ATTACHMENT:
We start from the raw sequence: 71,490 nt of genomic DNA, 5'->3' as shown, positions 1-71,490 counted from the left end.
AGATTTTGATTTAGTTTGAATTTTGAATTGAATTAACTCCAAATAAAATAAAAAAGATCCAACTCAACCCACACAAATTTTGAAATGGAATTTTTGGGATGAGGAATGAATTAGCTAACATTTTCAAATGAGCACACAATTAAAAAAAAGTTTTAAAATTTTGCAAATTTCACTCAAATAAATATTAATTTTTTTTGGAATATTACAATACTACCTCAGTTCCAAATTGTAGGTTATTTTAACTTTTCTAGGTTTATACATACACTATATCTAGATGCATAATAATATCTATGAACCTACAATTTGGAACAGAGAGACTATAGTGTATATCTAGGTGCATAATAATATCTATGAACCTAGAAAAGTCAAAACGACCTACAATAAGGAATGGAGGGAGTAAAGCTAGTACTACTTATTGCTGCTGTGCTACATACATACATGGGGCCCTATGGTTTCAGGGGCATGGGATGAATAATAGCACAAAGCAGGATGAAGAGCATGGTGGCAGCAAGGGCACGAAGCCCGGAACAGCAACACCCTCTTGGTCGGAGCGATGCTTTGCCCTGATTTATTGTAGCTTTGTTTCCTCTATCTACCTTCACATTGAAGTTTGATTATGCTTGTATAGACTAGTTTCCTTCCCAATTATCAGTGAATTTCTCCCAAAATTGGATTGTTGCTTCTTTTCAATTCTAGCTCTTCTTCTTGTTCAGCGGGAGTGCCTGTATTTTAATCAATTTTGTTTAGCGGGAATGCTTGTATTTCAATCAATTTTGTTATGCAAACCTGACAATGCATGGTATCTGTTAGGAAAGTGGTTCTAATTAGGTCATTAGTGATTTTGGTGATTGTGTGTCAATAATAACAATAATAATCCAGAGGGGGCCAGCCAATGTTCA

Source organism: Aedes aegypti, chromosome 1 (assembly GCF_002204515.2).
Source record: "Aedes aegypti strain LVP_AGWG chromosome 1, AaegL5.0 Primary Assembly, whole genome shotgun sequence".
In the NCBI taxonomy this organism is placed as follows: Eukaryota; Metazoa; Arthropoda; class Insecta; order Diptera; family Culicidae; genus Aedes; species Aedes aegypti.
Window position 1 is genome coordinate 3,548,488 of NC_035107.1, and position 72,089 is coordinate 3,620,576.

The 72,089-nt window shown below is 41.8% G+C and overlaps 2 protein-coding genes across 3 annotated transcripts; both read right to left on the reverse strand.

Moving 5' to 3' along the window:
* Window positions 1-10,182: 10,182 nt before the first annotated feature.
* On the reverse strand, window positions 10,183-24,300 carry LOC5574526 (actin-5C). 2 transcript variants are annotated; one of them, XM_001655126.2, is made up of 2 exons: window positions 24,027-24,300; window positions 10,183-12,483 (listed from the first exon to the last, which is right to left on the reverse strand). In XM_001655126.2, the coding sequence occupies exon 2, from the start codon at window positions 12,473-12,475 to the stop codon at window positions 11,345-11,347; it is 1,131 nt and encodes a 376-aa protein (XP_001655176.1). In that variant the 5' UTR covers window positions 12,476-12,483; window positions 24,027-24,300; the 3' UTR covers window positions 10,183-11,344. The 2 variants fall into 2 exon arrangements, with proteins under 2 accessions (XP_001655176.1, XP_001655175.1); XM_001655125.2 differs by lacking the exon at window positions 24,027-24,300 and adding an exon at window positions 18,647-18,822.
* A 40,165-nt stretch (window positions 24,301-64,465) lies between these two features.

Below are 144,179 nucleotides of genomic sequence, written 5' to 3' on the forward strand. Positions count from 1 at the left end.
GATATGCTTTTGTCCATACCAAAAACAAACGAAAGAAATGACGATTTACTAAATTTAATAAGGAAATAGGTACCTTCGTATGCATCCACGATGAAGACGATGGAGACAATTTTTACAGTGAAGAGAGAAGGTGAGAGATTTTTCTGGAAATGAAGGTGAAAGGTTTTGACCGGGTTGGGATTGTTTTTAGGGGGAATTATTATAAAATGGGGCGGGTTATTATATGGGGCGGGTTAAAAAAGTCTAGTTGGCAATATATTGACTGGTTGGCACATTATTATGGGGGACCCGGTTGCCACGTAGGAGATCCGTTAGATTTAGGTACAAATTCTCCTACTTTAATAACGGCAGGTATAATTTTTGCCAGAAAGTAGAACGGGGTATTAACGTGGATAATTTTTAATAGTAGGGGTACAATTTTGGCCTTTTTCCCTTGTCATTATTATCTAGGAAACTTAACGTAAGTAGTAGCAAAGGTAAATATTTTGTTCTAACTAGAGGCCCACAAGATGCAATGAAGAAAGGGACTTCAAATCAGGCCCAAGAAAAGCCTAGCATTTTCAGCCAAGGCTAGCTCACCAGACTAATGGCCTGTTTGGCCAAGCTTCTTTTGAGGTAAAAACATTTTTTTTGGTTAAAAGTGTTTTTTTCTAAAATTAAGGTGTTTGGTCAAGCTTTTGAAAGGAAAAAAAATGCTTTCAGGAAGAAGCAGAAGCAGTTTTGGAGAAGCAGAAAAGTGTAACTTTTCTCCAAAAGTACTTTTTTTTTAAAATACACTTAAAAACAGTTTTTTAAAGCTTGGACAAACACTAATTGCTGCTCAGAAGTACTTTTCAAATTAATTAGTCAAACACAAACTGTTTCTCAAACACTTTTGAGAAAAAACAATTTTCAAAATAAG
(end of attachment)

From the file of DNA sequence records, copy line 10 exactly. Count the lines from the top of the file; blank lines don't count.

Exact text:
* On the reverse strand, window positions 10,183-24,300 carry LOC5574526 (actin-5C). 2 transcript variants are annotated; one of them, XM_001655126.2, is made up of 2 exons: window positions 24,027-24,300; window positions 10,183-12,483 (listed from the first exon to the last, which is right to left on the reverse strand). In XM_001655126.2, the coding sequence occupies exon 2, from the start codon at window positions 12,473-12,475 to the stop codon at window positions 11,345-11,347; it is 1,131 nt and encodes a 376-aa protein (XP_001655176.1). In that variant the 5' UTR covers window positions 12,476-12,483; window positions 24,027-24,300; the 3' UTR covers window positions 10,183-11,344. The 2 variants fall into 2 exon arrangements, with proteins under 2 accessions (XP_001655176.1, XP_001655175.1); XM_001655125.2 differs by lacking the exon at window positions 24,027-24,300 and adding an exon at window positions 18,647-18,822.